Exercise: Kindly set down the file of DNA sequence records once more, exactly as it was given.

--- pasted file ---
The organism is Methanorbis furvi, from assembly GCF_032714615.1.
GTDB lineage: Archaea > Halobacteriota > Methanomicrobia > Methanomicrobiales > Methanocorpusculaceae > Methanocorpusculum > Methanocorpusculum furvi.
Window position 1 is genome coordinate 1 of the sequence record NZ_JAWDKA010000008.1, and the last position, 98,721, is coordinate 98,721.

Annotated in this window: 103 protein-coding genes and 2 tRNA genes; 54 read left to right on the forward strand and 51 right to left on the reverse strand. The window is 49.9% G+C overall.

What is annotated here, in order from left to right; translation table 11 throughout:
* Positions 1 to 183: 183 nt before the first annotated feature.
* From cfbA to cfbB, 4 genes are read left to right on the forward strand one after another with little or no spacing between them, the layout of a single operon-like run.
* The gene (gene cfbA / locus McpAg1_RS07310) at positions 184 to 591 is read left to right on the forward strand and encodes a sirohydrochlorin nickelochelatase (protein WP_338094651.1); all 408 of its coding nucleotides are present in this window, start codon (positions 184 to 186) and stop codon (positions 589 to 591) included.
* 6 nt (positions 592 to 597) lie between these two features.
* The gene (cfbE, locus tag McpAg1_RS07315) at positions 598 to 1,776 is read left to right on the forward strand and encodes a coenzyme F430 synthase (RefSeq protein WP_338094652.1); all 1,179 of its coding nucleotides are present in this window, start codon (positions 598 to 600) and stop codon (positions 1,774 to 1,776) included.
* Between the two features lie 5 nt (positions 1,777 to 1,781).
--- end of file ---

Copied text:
The organism is Methanorbis furvi, from assembly GCF_032714615.1.
GTDB lineage: Archaea > Halobacteriota > Methanomicrobia > Methanomicrobiales > Methanocorpusculaceae > Methanocorpusculum > Methanocorpusculum furvi.
Window position 1 is genome coordinate 1 of the sequence record NZ_JAWDKA010000008.1, and the last position, 98,721, is coordinate 98,721.

Annotated in this window: 103 protein-coding genes and 2 tRNA genes; 54 read left to right on the forward strand and 51 right to left on the reverse strand. The window is 49.9% G+C overall.

What is annotated here, in order from left to right; translation table 11 throughout:
* Positions 1 to 183: 183 nt before the first annotated feature.
* From cfbA to cfbB, 4 genes are read left to right on the forward strand one after another with little or no spacing between them, the layout of a single operon-like run.
* The gene (gene cfbA / locus McpAg1_RS07310) at positions 184 to 591 is read left to right on the forward strand and encodes a sirohydrochlorin nickelochelatase (protein WP_338094651.1); all 408 of its coding nucleotides are present in this window, start codon (positions 184 to 186) and stop codon (positions 589 to 591) included.
* 6 nt (positions 592 to 597) lie between these two features.
* The gene (cfbE, locus tag McpAg1_RS07315) at positions 598 to 1,776 is read left to right on the forward strand and encodes a coenzyme F430 synthase (RefSeq protein WP_338094652.1); all 1,179 of its coding nucleotides are present in this window, start codon (positions 598 to 600) and stop codon (positions 1,774 to 1,776) included.
* Between the two features lie 5 nt (positions 1,777 to 1,781).